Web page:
For years, human pollution has been killing coral reefs around the world. But now, scientists think they may have found a way to save them.

Previously, researchers looked for new ways to curb our waste — for example, by fighting climate change or by cleaning up the ocean. But a new paper published in Nature argues that we should be focusing more on strengthening the reefs, to make them immune to pollution.

“If we are to conserve or restore [coral reefs], we need to understand coral health — what drives tolerance and how can we promote it,” Caroline Palmer, visiting research fellow at the University of Plymouth and author of the paper, writes in a press release. “If you have a strong immune system, and the energy to support it, you are more likely to be healthy and to survive adverse conditions.”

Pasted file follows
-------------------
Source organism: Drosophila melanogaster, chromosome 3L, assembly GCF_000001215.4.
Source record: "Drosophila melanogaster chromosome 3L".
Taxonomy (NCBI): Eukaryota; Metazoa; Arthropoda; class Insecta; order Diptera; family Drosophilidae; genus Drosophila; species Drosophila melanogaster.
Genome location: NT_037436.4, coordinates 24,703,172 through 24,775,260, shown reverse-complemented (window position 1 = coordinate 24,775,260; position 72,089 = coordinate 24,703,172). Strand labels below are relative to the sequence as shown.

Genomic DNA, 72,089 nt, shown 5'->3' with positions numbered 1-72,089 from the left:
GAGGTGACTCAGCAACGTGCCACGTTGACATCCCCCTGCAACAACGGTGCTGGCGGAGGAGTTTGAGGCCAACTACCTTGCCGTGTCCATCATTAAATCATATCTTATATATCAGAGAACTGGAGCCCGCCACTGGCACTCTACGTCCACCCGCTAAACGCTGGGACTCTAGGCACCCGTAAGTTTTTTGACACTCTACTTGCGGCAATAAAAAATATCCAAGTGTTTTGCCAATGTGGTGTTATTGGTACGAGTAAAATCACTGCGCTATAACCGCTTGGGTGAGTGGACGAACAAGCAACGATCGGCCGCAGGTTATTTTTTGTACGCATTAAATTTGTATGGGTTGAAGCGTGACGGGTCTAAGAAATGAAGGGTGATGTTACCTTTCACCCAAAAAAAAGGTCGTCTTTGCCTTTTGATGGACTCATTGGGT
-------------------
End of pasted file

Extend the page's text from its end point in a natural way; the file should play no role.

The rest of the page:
Palmer has been studying the immune system of coral reefs for the past decade. She looked at coral’s immune mechanisms and found that corals with higher immune systems were less likely to die or to be bleached.

“There is currently a lot of interest in creating more tolerant corals through genetic engineering and of restoring reefs by targeting more resilient corals,” she says. “I fully support these approaches, but believe understanding what drives coral health will be key to their success.”

This story originally appeared in the New York Post.